• ‘left’ – when you are downloading a file for the first time, ‘left’ should be the total length of the file. The .torrent metafile does not give you total length if it is a multi-file torrent, but it does give length of every file expected (the ‘length’ fields) and you can compute total length from that.
  5. Parse the tracker response
    Assuming your GET request is formatted correctly and contains the correct info_hash, the tracker should send you a response with a text document containing a bencoded dictionary. The expected keys of the dictionary can be found here. The ‘peers’ key will contain information about the peers we can connect to for this file. Once we parse these into ip_address:port strings, we can use them to connect to the peers. Note if you get the peers in the binary model that the last two bytes together encode the port number (i.e. ‘\x1a\xe1’ = 26 * 256 + 225 = 6881).
  6. Connect to peers
    Peer connections are made through TCP to the appropriate host ip and port. Now might be a good time to consider how or if you want to deal with connecting to multiple peers at the same time, as this will influence how you connect to your peers. Some options are:

    • The Twisted framework if you are using python. This framework implements event-driven programming and abstracts away many of the lower-level details (pip install Twisted). This is what I used.
    • Create your own event-driven programming loop using sockets and select calls.
    • Multi-threaded sockets. Good luck!

    You can revisit this later and just work on connecting to one peer first, but eventually you will want to consider how you wish to handle multiple simultaneous peer connections.

  7. Handshake with peers
    Once you have a connection to your peer(s), the first contact step is your responsibility. The first message you send should be a Handshake. Parameters for this message are here. The info_hash and peer_id we have seen before. For the current protocol version (1.0), ‘pstrlen’ = 19 and ‘pstr’ = ‘BitTorrent protocol’. ‘Reserved’ is 8 bytes long. Unless you want to support extensions to the protocol, these bytes should all be zeroes (‘\x00’).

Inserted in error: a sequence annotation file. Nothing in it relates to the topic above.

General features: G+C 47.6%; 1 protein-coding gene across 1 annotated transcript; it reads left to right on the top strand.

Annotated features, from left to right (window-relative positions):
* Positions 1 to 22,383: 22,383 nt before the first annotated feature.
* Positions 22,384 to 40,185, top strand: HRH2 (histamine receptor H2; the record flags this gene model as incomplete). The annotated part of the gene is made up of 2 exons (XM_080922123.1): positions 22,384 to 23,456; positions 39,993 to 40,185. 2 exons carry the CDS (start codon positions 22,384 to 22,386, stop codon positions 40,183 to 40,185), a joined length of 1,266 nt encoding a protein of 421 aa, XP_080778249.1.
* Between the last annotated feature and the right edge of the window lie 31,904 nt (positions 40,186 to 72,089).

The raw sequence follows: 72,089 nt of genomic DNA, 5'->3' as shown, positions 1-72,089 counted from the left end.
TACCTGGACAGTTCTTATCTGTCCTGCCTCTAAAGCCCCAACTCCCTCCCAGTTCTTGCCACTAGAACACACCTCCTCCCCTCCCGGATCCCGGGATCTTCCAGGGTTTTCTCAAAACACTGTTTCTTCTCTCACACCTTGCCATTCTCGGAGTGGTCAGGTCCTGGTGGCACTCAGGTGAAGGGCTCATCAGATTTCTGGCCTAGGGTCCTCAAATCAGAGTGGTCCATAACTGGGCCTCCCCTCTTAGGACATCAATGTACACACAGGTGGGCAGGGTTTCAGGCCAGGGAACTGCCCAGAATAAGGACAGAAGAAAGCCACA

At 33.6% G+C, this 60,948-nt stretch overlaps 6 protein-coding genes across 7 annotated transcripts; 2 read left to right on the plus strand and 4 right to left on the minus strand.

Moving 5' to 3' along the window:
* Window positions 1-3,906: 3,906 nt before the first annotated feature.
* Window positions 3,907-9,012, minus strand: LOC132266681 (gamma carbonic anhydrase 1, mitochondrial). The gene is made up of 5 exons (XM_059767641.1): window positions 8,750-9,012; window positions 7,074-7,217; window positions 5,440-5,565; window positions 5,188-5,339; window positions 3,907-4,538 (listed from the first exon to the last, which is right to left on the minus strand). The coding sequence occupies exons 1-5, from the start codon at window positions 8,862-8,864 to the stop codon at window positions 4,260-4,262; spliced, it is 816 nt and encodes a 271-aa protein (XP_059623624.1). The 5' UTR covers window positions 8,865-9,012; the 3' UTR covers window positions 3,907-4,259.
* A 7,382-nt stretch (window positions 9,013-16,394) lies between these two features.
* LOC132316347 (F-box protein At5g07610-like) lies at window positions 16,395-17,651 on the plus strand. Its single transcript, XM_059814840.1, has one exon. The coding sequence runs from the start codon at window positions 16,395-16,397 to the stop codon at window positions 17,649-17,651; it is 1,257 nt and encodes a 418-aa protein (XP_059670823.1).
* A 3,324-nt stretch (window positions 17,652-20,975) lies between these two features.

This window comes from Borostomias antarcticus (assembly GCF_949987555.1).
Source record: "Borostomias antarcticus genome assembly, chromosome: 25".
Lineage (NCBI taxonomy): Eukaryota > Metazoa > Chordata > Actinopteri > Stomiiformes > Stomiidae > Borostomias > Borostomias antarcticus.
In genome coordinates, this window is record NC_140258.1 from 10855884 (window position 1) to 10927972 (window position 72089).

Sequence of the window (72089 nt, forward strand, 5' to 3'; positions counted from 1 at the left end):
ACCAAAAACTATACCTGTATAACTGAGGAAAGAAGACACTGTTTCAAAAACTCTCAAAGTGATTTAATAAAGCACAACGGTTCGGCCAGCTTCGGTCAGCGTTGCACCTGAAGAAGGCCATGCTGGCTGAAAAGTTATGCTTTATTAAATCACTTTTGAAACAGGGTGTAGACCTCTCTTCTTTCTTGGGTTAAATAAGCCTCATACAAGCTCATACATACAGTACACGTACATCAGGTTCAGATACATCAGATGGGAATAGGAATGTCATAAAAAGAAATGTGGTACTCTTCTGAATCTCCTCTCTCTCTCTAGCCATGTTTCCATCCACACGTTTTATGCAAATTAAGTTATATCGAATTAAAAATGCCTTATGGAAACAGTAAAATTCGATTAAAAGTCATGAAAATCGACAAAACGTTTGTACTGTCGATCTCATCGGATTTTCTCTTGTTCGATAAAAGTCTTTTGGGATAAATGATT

The message you send the peers is the values for the ‘pstrlen’, ‘pstr’, ‘reserved’, ‘info hash’, and ‘peer id’ combined into one long byte string. Structs are a great way to deal with moving to and from bytes and numbers/strings in python.

    The peer should immediately respond with his own handshake message, which takes the same form as yours. If you received a peer_id in your tracker response, you should check that the peer_id provided by the peer in the handshake matches what you expect. If it does not, you should close the connection. When serving files, you should check the incoming peer’s handshake to verify that the info_hash matches one that you are serving and close the connection if not.

Part 2 available here.

Hacker School

What is Hacker School?

I get this question a lot.  In fact, I get it just about every time I tell someone why I am in NYC.  It’s usually preceded by the question (in confused, appalled tones), ‘You want to be a hacker?!’.  Except for technical people.  Their response is, ‘Cool!’

The best explanation of what hacker school is can be found on their website:  Here’s a condensed version as I see it:

Hacker school is a 3-month intensive learning program for programmers.  It might best be described by what it is not:  there are no classes at hacker school.  No teachers. No grades. No homework. No set curriculum. No tests.  Almost everything that defines ‘school’ is missing at hacker school except for one key thing: Learning.  The focus of every person present is to learn as much as he or she can to make himself or herself a better programmer.  We set aside 8+ hours a day to program with peers with that same focus, work on interesting problems, and ask each other questions.  Our projects and studies take us in many different directions depending on interests: logic gates, all different programming languages (C, Python, Ruby, JavaScript, Erlang, Clojure, and more), mobile, algorithms, machine learning, image processing, natural language processing…

Now, you could certainly learn about all these things without hacker school, but what really makes this program special is the community it fosters.  Everyone at hacker school wants to be there, loves to learn, and is friendly and helpful.  There is no such thing as a ‘dumb’ question.  Being able to ask questions and receive instant feedback enables me to learn much faster.  The social pressure to achieve your goals keeps focus levels high and decreases the appeal of distractions.

Starting with the current batch, hacker school is also hosting residents – programmers with more experience who come in and hack with us, answer questions, and give pointers for improvement.  Often they will give talks on their areas of expertise as well.  Pretty cool stuff.

If this sounds interesting to you, and you’re willing to move to New York City for three months, you should apply!